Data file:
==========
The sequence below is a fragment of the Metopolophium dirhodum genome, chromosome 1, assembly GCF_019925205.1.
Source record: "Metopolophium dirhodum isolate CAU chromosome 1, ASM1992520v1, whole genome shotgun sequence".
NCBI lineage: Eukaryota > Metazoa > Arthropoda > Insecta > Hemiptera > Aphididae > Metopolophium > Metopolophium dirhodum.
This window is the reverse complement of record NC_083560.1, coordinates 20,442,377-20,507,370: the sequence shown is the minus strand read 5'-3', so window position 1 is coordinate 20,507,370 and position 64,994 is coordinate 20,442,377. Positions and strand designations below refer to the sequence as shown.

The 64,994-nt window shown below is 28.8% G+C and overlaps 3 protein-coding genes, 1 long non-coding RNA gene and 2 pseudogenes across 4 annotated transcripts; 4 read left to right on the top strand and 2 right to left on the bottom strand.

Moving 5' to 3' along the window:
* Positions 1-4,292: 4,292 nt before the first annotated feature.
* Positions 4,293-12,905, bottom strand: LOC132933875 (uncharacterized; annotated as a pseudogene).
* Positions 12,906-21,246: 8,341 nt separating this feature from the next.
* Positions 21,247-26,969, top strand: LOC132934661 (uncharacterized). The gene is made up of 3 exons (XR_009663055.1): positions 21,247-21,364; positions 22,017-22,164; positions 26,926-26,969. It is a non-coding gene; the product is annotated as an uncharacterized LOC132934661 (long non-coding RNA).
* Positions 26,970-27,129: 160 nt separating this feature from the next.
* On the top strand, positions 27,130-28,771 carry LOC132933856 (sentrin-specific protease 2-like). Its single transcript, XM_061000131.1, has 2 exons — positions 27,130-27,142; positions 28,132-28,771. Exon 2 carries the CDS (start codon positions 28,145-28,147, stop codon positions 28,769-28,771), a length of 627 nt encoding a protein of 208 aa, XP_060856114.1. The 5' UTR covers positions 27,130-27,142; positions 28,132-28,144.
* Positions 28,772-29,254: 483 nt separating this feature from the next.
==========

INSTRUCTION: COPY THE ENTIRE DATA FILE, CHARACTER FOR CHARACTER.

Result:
The sequence below is a fragment of the Metopolophium dirhodum genome, chromosome 1, assembly GCF_019925205.1.
Source record: "Metopolophium dirhodum isolate CAU chromosome 1, ASM1992520v1, whole genome shotgun sequence".
NCBI lineage: Eukaryota > Metazoa > Arthropoda > Insecta > Hemiptera > Aphididae > Metopolophium > Metopolophium dirhodum.
This window is the reverse complement of record NC_083560.1, coordinates 20,442,377-20,507,370: the sequence shown is the minus strand read 5'-3', so window position 1 is coordinate 20,507,370 and position 64,994 is coordinate 20,442,377. Positions and strand designations below refer to the sequence as shown.

The 64,994-nt window shown below is 28.8% G+C and overlaps 3 protein-coding genes, 1 long non-coding RNA gene and 2 pseudogenes across 4 annotated transcripts; 4 read left to right on the top strand and 2 right to left on the bottom strand.

Moving 5' to 3' along the window:
* Positions 1-4,292: 4,292 nt before the first annotated feature.
* Positions 4,293-12,905, bottom strand: LOC132933875 (uncharacterized; annotated as a pseudogene).
* Positions 12,906-21,246: 8,341 nt separating this feature from the next.
* Positions 21,247-26,969, top strand: LOC132934661 (uncharacterized). The gene is made up of 3 exons (XR_009663055.1): positions 21,247-21,364; positions 22,017-22,164; positions 26,926-26,969. It is a non-coding gene; the product is annotated as an uncharacterized LOC132934661 (long non-coding RNA).
* Positions 26,970-27,129: 160 nt separating this feature from the next.
* On the top strand, positions 27,130-28,771 carry LOC132933856 (sentrin-specific protease 2-like). Its single transcript, XM_061000131.1, has 2 exons — positions 27,130-27,142; positions 28,132-28,771. Exon 2 carries the CDS (start codon positions 28,145-28,147, stop codon positions 28,769-28,771), a length of 627 nt encoding a protein of 208 aa, XP_060856114.1. The 5' UTR covers positions 27,130-27,142; positions 28,132-28,144.
* Positions 28,772-29,254: 483 nt separating this feature from the next.